Combined Side and Top Lighting

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Introduction

Endeavor Elementary School: Nampa, ID; Design West Architects: Image courtesy Kevin Van Den Wymelenberg, University of Idaho
Barbara Morgan Elementary School: Nampa, ID; Design West Architects: Image courtesy Kevin Van Den Wymelenberg, University of Idaho

Combined daylighting from the perimeter and from above is one of the best strategies to achieve a uniformly daylit space while also providing view. A balanced distribution of ambient illumination can be achieved by toplighting first and supplementing with sidelighting for daylight and a provision of view. In some cases, the toplighting strategy is the dominant daylight resource and the sidelighting may be almost exclusively about view, while in other applications, the space is designed to be illuminated mostly from the perimeter glass and the toplighting is just meant to provide some modest balance to at the back of the space.

Section Key Resources
  • New Buildings Institute, University of Idaho, University of Washington; Daylighting Pattern Guide, 2011
Links

Lead Author(s): Kevin Van Den Wymelenberg

Atria

Genzyme Headquarters, Cambridge, MA; Behnisch Architekten: Image courtesy Kevin Van Den Wymelenberg, University of Idaho

An atrium can be a useful daylighting resource if designed properly. A good rule of thumb is that an atrium should be as wide as it is tall, and should not be expected to provide daylight into adjacent floor areas and deeper that 1-1.5 times that of the adjacent floor-to-ceiling depth. An atrium can have at least three distinct design intentions relative to daylight. The first is that they can provide useful ambient illumination to interior areas that would otherwise not have access to daylight. The rules of thumb given above apply to this design intention. However, given that the rules of thumb listed are often difficult to achieve, the other design intentions are also important to note. An atrium can provide important visual balance to the daylight provided from perimeter windows. The daylight provided to the vertical surfaces within an atrium can serve to balance the brightness from the perimeter glass and increase the overall perception of brightness within the occupied floor spaces adjacent to the atrium. Additionally, even if abundant useful daylight is not provided from an atrium, it can provide an important ‘sense of daylight’ and connection to the outdoors.

Section Key Resources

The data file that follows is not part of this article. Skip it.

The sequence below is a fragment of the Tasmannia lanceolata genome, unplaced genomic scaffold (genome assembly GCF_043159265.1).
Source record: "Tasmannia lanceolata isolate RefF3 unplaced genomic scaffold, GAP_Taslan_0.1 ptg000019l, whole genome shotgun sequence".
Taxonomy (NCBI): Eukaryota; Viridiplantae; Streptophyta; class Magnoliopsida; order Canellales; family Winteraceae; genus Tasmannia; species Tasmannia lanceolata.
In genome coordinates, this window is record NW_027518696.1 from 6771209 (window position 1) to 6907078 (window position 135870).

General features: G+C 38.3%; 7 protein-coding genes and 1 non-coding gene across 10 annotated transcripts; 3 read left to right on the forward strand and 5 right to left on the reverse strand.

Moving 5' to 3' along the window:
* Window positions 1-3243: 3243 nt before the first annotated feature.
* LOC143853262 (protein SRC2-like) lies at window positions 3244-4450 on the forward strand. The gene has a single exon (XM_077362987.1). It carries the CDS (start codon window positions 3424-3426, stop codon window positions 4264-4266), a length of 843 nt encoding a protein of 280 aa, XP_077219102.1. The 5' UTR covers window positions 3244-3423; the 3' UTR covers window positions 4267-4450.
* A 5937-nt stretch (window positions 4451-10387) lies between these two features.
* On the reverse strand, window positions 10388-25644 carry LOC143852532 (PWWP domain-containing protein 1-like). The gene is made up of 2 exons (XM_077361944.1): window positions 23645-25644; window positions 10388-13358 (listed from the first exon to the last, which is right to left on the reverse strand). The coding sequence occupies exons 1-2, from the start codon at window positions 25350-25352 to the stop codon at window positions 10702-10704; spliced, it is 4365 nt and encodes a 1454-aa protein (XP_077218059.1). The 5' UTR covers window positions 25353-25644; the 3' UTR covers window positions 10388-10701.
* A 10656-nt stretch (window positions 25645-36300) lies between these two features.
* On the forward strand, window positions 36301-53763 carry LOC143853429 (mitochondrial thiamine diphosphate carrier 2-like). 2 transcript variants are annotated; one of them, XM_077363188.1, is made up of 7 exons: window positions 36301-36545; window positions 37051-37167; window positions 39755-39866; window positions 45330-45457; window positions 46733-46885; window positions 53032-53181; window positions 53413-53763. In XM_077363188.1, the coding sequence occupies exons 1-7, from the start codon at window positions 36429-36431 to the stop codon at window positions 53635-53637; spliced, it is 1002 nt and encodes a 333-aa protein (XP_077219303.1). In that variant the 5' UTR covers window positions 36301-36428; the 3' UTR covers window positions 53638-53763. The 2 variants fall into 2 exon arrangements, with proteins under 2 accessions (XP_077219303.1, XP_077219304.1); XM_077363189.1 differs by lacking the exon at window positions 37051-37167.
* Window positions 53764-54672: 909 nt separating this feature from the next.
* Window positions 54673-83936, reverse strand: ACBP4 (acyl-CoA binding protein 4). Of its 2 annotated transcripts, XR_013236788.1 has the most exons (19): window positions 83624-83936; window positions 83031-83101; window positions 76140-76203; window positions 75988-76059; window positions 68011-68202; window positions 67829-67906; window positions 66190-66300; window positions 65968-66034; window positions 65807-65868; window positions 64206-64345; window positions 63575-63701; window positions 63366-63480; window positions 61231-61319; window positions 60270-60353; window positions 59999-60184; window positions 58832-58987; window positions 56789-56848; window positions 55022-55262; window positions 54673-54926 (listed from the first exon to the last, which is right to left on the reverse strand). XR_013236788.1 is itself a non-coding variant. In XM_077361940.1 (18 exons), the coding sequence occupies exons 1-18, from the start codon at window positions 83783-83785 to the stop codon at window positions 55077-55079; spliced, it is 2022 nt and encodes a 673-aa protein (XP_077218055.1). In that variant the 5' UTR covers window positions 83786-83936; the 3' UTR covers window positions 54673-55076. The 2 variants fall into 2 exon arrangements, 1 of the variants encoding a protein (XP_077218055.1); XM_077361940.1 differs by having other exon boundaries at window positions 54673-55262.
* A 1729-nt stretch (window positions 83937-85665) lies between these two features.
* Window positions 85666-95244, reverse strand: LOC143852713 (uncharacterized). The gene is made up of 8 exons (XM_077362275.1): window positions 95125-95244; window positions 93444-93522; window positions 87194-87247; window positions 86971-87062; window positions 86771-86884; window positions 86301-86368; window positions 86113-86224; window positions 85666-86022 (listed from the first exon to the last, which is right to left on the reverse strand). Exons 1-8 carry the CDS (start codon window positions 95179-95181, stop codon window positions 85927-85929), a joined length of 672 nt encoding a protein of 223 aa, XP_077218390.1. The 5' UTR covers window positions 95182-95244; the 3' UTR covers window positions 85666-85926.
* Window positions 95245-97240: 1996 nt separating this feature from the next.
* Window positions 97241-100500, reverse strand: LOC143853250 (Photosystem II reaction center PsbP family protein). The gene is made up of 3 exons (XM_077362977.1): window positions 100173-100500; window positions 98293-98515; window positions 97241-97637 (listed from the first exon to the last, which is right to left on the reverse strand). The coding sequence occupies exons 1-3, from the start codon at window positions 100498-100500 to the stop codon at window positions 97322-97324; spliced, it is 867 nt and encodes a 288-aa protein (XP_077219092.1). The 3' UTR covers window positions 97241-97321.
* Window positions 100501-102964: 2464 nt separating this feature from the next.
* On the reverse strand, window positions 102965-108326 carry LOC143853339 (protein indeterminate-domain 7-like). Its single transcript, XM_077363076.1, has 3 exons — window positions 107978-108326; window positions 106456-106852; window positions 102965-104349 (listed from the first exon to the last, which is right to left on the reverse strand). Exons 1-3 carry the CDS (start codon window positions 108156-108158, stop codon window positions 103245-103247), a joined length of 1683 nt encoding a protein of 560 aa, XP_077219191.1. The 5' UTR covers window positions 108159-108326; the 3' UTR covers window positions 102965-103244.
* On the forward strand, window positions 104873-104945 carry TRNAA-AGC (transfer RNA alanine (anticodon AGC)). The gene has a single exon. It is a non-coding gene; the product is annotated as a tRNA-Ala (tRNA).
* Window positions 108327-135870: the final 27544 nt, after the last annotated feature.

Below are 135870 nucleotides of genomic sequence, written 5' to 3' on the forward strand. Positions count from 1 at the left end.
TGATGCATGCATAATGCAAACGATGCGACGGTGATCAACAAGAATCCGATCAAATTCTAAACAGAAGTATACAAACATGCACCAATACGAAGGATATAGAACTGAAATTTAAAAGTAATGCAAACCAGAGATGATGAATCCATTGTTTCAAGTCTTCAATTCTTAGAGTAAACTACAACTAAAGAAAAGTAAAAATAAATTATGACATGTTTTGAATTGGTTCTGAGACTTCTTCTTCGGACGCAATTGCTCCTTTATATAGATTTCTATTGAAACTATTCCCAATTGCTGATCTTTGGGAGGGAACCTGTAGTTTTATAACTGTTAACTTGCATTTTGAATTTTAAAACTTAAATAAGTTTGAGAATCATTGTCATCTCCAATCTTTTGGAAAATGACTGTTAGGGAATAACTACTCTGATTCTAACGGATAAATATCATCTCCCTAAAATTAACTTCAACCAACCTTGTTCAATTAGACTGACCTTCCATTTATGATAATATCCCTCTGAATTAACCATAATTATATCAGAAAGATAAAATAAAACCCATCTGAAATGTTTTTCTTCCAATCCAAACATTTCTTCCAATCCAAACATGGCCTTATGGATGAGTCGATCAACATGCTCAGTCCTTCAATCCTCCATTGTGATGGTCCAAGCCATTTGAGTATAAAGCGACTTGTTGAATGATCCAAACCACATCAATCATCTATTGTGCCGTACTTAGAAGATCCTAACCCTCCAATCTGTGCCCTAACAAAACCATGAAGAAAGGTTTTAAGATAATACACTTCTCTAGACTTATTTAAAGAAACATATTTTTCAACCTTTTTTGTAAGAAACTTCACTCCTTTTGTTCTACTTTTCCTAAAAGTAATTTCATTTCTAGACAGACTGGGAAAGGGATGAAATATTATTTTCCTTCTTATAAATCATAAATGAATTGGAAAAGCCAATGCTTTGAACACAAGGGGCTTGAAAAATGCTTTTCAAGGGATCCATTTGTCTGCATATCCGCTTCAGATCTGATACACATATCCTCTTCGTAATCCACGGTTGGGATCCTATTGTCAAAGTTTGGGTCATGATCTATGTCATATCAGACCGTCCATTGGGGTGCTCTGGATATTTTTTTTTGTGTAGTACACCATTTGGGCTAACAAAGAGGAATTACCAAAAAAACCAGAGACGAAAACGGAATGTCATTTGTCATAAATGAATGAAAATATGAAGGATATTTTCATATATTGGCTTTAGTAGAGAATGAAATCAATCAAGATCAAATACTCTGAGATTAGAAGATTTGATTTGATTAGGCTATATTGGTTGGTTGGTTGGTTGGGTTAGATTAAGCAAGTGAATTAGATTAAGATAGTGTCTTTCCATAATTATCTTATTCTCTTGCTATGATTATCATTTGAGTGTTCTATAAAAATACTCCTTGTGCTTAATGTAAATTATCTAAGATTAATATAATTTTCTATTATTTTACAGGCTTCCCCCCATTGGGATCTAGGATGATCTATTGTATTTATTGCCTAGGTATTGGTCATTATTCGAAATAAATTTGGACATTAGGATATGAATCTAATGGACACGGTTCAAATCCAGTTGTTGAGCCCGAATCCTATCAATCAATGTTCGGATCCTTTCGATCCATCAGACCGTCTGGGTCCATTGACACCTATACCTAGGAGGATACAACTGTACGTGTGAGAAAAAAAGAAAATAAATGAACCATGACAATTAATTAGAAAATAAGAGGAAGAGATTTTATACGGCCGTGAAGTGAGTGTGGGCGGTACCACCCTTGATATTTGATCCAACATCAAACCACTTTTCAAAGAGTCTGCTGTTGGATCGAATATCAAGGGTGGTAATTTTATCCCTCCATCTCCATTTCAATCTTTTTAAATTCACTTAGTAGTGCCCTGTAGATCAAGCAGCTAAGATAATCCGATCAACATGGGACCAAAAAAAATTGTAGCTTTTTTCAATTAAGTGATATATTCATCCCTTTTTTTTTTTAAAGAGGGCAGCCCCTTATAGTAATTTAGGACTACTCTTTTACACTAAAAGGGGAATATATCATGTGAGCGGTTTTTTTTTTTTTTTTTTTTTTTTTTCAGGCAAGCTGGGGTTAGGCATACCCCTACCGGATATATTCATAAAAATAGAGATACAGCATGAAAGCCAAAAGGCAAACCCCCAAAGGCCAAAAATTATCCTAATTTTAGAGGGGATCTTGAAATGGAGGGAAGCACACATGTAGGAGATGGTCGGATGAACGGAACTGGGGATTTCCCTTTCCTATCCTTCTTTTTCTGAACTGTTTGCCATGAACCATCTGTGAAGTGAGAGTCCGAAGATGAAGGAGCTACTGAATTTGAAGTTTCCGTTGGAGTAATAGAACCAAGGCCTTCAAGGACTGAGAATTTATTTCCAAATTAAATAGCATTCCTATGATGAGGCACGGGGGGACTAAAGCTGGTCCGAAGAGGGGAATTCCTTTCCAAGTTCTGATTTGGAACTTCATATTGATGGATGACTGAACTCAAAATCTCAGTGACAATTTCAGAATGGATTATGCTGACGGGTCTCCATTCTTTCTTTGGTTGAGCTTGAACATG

• New Buildings Institute, University of Idaho, University of Washington; Daylighting Pattern Guide, 2011
Links

Lead Author(s): Kevin Van Den Wymelenberg

Sunlight Collection and Redirection

Genzyme Headquarters, Cambridge, MA; Behnisch Architekten: Images courtesy Kevin Van Den Wymelenberg, University of Idaho
Genzyme Headquarters, Cambridge, MA; Behnisch Architekten: Images courtesy Kevin Van Den Wymelenberg, University of Idaho

“A mirror mounted on a heliostat can track the sun and reflect a vertical beam of light through the roof regardless of the sun angle. Because the sunlight enters a building at a constant angle, it can be easily and effectively controlled. When large mirrors mounted on heliostats are used to light whole sections of a building, the technique is known as beamed daylighting.” This technique was employed at the Genzyme Headquarters in Cambridge, MA. The image on the left shows two sets of mirrors. The leftmost mirrors track the position of the sun in both altitude and azimuth (tilt and rotation) and redirect the sunlight toward a second set of mirrors that in turn direct the light into a large atrium space. Two sets of mirrors are used so that the first set of mirrors (leftmost) can stay as ‘normal’ to the beam of direct sun as possible, thus collecting as much solar resource as possible and bouncing it to the second set of mirrors. The image on the right shows the roof of the atrium. At the top is the glass enclosure and at the bottom is a set of lightweight louvers that can be used to control and diffuse direct sun.

Section Key Resources
  • Lechner, Norbert. Heating, Cooling, Lighting 2nd Edition: Design Methods for Architects. 2001 John Wiley & Sons.
Links
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Lead Author(s): Kevin Van Den Wymelenberg

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